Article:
LSU AgCenter Engineer Offers Tips for Choosing Chain Saws

Richard L. Parish  |  8/21/2006 8:17:30 PM

News You Can Use For December 2003

Chain saws are popular homeowner tools – especially in the South where we have lots of trees and lots of storms. Homeowners have many options in chain saws, and the first decision is between an electric or gasoline model, according to Dr. Dick Parish, an engineer with the LSU AgCenter’s Hammond Research Station.

Parish says electric chain saws are generally less expensive but less powerful.

"With an electric saw, you have no engine to feed and maintain, but you do have an extension cord to manage," Parish says. Electric saws are quieter and cleaner and have less vibration.

Gasoline chain saws, on the other hand, can be used almost anywhere without worrying about a power supply, Parish says. They’re available in a wider range of engine and bar sizes. But they’re noisy and smoky.

"Gasoline saws can be hard to start if not properly maintained – especially since they may not be used for months at a time," he says.

Parish says safety is a primary consideration with chain saws and points to several safety features you should look for when selecting a chain saw.

• Front hand guard – This is a guard in front of the upper handle designed to protect your hand from the chain if your hand slips off the handle or if the chain comes loose.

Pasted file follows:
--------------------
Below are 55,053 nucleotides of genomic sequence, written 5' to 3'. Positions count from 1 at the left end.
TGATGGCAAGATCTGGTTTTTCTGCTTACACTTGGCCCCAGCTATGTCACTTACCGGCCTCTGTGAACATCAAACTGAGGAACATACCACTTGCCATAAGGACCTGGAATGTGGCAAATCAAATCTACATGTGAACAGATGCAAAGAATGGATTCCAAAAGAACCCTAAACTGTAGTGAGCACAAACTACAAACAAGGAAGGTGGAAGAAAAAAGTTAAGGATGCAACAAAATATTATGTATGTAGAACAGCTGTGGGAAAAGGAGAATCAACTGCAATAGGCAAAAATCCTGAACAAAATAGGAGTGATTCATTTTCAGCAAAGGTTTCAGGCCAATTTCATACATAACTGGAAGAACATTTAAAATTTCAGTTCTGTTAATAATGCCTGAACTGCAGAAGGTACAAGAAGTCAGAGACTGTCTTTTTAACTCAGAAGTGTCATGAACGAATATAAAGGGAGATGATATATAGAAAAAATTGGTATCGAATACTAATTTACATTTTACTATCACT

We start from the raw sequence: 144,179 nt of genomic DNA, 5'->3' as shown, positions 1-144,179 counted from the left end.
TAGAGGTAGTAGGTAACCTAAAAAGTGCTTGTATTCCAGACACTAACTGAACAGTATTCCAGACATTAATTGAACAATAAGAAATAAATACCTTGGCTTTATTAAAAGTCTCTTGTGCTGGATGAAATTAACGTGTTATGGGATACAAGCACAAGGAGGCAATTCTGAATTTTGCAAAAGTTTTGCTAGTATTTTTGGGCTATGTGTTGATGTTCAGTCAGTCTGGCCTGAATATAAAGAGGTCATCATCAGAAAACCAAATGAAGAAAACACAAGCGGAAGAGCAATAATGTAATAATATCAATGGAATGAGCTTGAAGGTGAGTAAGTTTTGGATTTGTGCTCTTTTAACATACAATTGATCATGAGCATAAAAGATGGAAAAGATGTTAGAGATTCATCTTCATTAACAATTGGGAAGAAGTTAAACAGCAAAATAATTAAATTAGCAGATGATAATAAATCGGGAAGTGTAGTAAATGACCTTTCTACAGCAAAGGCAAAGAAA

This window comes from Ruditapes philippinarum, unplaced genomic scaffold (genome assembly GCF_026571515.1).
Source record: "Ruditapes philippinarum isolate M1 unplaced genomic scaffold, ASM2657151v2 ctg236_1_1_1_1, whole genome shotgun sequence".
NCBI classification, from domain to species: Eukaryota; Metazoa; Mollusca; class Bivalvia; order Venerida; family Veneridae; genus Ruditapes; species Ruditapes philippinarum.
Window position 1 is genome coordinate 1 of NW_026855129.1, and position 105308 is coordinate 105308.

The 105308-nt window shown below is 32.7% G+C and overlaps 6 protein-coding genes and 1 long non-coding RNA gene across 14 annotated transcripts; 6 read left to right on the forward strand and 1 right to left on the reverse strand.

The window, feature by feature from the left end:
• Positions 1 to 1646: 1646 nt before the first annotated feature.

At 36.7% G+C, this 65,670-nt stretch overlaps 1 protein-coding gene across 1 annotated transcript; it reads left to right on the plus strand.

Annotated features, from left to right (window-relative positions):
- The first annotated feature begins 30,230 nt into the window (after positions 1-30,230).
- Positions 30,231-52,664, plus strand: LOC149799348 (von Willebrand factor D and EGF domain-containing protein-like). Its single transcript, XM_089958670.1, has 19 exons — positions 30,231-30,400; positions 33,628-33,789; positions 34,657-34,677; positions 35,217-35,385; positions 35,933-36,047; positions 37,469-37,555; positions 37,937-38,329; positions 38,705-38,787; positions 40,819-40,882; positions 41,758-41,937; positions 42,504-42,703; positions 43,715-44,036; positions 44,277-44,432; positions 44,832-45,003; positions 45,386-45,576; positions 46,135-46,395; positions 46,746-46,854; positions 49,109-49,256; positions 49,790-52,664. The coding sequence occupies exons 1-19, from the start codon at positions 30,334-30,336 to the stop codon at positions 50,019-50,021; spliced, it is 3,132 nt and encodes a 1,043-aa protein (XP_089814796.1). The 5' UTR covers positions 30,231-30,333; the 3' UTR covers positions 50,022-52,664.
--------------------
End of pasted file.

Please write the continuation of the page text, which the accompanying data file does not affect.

• Chain brake (gasoline saws only) – This stops the chain immediately if a kickback occurs.

• Throttle lock – This requires squeezing a secondary release before the trigger throttle can be activated.

• Stop switch – This should be located so you can turn the saw off without removing your hand from the rear handle.

• Rear hand guard – The lower part of the rear handle should be wide enough to protect the hand from a loose chain.

• Chain catcher – This is a guard at the lower front of the saw that catches a loose chain.

• Vibration damping – Rubber bushings should isolate the handles from engine vibration.

• Spark arrester – This prevents sparks in the exhaust and reduces the risk of fire.

Parish says to be aware of both the bar and the chain when you choose a chain saw.

A low kickback chain is required on small chain saws less than 3.8 cubic inches, he says. Low-kickback chain will come with a blue label, and chain saws with yellow labels don’t offer kickback protection.

Bars are available in lengths from 8 inches to 10 inches on small electric saws and to more than 20 inches on professional saws.

"Most homeowner gasoline saws will be in the 14- to 20-inch range," Parish says. "You should buy a bar appropriate to the wood you’ll be cutting."

Some bars have sprockets on the end to reduce friction. Bars with a smaller radius on the end will have less tendency to kick back.

Parish says chain saw purchasers should always consider quality and service. He says most lawn and garden equipment can be found in a wide range of quality and prices, and you generally get what you pay for.

"Some very low-priced saws may be difficult to start and are not reliable," Parish says. "Also, chain saws tend to require more service than many other lawn and garden tools, so choosing a good servicing dealer can be important."

Parish says ultimately, you have to determine how much you’ll use your saw and how much you’re willing to invest in quality and service.

Additional yard and garden information is available by contacting an extension agent in your parish LSU AgCenter office. Also, look for Gardening and Get It Growing links in the Feature section of the LSU AgCenter Web site: www.lsuagcenter.com.

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On the Internet: LSU AgCenter: http://www.lsuagcenter.com/

On the Internet: www.louisianalawnandgarden.org.

Source: Dick Parish at (985) 543-4125 or dparish@agcenter.lsu.edu

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